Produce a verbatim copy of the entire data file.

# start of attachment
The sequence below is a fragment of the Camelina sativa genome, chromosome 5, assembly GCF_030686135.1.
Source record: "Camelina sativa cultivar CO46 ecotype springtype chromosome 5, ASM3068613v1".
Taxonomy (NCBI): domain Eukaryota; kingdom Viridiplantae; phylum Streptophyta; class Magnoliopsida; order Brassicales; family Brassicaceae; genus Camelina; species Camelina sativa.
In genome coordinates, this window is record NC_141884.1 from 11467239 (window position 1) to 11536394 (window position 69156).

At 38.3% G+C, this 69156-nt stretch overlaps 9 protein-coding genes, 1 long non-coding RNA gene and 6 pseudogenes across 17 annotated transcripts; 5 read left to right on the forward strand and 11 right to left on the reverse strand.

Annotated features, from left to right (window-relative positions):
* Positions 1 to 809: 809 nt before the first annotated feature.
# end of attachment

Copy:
The sequence below is a fragment of the Camelina sativa genome, chromosome 5, assembly GCF_030686135.1.
Source record: "Camelina sativa cultivar CO46 ecotype springtype chromosome 5, ASM3068613v1".
Taxonomy (NCBI): domain Eukaryota; kingdom Viridiplantae; phylum Streptophyta; class Magnoliopsida; order Brassicales; family Brassicaceae; genus Camelina; species Camelina sativa.
In genome coordinates, this window is record NC_141884.1 from 11467239 (window position 1) to 11536394 (window position 69156).

At 38.3% G+C, this 69156-nt stretch overlaps 9 protein-coding genes, 1 long non-coding RNA gene and 6 pseudogenes across 17 annotated transcripts; 5 read left to right on the forward strand and 11 right to left on the reverse strand.

Annotated features, from left to right (window-relative positions):
* Positions 1 to 809: 809 nt before the first annotated feature.